Google says iPhone security holes went unnoticed for 2 years

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for story on iPhone security
iPhone security had a few holes.
File photo: Cult of Mac

Google’s Project Zero team said it found gaping security holes in iPhone software that left users exposed to hackers before Apple fixed the flaws earlier this year.

Project Zero released a report on the flaws for the first time Thursday night. The team’s Threat Analysis Group found 14 different exploits that hackers used to gain private data, including photos, messages, contacts and real-time location information from iPhones.

iPhone users were affected by visiting a handful of hacked websites, which could have impacted “thousands of visitors per week,” Project Zero’s Ian Beer wrote.

No specific group of users was targeted, the report said. The unnamed websites could attack a visitor’s device by installing “a monitoring implant.”

iPhone security flaws and Apple’s privacy vigilance

“Working with TAG, we discovered exploits for a total of 14 vulnerabilities across the five exploit chains: seven for the iPhone’s web browser, five for the kernel and two separate sandbox escapes,” the report said. “We reported these issues to Apple with a seven-day deadline on 1 Feb. 2019, which resulted in the out-of-band release of iOS 12.1.4 on 7 Feb. 2019. We also shared the complete details with Apple.”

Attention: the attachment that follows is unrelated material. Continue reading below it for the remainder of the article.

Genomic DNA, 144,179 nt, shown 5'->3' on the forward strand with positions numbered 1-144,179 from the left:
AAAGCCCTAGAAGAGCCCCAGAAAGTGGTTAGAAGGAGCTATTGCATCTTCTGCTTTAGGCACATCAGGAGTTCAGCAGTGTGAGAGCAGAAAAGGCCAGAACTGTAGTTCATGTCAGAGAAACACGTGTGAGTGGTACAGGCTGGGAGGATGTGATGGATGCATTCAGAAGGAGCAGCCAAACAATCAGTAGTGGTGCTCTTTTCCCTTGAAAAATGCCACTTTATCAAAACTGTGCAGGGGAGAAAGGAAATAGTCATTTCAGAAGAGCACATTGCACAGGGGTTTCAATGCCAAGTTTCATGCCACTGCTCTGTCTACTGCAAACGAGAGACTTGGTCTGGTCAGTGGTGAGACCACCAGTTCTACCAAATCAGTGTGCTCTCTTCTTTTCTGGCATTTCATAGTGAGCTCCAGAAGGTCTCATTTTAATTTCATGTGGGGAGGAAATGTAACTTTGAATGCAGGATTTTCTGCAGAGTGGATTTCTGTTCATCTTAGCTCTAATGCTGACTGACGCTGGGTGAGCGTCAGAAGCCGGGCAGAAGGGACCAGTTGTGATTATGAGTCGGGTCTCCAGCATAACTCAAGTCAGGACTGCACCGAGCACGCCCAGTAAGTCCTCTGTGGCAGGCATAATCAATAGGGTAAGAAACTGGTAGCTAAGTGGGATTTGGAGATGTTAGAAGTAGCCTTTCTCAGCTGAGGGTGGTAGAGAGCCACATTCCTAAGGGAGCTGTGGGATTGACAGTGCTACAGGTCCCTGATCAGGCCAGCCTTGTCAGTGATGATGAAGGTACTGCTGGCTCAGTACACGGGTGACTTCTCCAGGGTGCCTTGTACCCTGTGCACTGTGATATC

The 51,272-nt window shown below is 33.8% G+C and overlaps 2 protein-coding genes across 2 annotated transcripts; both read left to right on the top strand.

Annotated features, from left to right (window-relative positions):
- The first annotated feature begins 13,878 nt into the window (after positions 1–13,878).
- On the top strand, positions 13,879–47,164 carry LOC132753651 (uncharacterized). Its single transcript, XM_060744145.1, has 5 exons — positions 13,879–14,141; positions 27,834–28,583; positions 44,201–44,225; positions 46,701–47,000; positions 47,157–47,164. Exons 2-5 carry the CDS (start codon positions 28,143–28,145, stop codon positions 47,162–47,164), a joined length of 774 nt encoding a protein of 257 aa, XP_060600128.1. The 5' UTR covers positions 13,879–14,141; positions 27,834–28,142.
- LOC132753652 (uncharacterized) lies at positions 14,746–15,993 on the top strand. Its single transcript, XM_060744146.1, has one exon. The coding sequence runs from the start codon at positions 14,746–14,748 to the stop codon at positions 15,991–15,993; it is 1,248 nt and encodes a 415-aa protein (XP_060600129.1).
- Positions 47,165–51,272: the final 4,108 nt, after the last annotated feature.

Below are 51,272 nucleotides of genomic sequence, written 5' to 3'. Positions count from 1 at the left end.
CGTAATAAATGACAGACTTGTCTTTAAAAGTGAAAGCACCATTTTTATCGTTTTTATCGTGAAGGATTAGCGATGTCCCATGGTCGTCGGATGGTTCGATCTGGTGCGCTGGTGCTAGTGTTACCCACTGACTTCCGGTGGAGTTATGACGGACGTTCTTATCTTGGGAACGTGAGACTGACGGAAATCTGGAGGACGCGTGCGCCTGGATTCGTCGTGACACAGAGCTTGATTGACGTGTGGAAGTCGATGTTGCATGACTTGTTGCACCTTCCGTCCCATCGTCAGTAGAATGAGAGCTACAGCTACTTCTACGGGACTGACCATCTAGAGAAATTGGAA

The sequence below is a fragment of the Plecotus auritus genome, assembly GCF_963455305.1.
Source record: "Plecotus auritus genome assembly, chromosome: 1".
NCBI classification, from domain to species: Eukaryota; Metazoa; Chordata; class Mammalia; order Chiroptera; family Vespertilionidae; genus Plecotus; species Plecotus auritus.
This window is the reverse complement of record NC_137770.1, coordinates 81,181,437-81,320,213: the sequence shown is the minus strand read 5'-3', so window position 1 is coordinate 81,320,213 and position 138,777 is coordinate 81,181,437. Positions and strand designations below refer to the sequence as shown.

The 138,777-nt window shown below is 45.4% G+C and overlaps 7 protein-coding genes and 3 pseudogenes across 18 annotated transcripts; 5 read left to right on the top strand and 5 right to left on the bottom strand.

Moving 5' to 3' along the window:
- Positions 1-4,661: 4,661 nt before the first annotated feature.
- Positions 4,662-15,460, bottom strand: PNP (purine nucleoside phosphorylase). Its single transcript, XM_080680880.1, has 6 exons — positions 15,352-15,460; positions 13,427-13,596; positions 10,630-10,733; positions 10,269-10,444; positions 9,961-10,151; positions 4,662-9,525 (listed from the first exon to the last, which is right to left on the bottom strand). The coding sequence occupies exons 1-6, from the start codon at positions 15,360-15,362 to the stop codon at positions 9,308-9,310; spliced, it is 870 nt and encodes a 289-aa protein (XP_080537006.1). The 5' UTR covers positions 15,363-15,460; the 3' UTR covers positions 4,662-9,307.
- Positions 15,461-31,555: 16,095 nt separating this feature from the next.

The severity of the breach comes on the eve of a new line of iPhones Apple is expected to unveil on Sept. 10.

The news also follows a rare Apple apology. Users learned Apple hired people to monitor Siri voice commands for quality control. Apple says it will reinforce privacy protection by giving users a choice to opt-in.

Apple, especially CEO Tim Cook, boast often about the security Apple users can expect from their devices. Ad campaigns often focus on privacy. For the Consumer Electronics Show in Las Vegas this year, Apple playfully jabbed at its competitors with a billboard that read, “What happens on your iPhone, stays on your iPhone.”

Apple has not commented on the Project Zero disclosure.

Source: CNBC